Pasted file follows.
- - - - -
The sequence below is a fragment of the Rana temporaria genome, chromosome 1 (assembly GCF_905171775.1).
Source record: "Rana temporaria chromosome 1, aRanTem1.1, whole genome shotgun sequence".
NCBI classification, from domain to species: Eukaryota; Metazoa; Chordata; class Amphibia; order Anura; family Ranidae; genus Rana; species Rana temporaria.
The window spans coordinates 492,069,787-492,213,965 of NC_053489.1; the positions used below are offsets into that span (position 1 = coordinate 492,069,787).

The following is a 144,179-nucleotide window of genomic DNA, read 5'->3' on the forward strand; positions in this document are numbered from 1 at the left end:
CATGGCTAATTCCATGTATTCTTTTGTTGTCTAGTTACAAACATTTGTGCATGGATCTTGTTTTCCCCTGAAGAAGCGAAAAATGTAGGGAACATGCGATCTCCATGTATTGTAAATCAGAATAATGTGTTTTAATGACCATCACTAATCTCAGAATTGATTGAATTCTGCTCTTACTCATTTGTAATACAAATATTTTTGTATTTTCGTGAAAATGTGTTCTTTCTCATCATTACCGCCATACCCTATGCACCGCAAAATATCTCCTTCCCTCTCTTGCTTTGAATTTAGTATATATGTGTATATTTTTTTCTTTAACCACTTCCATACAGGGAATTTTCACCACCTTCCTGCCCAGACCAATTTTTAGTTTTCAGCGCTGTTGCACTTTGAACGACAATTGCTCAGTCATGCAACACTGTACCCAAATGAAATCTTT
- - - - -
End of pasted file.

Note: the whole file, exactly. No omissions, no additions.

The sequence below is a fragment of the Rana temporaria genome, chromosome 1 (assembly GCF_905171775.1).
Source record: "Rana temporaria chromosome 1, aRanTem1.1, whole genome shotgun sequence".
NCBI classification, from domain to species: Eukaryota; Metazoa; Chordata; class Amphibia; order Anura; family Ranidae; genus Rana; species Rana temporaria.
The window spans coordinates 492,069,787-492,213,965 of NC_053489.1; the positions used below are offsets into that span (position 1 = coordinate 492,069,787).

The following is a 144,179-nucleotide window of genomic DNA, read 5'->3' on the forward strand; positions in this document are numbered from 1 at the left end:
CATGGCTAATTCCATGTATTCTTTTGTTGTCTAGTTACAAACATTTGTGCATGGATCTTGTTTTCCCCTGAAGAAGCGAAAAATGTAGGGAACATGCGATCTCCATGTATTGTAAATCAGAATAATGTGTTTTAATGACCATCACTAATCTCAGAATTGATTGAATTCTGCTCTTACTCATTTGTAATACAAATATTTTTGTATTTTCGTGAAAATGTGTTCTTTCTCATCATTACCGCCATACCCTATGCACCGCAAAATATCTCCTTCCCTCTCTTGCTTTGAATTTAGTATATATGTGTATATTTTTTTCTTTAACCACTTCCATACAGGGAATTTTCACCACCTTCCTGCCCAGACCAATTTTTAGTTTTCAGCGCTGTTGCACTTTGAACGACAATTGCTCAGTCATGCAACACTGTACCCAAATGAAATCTTT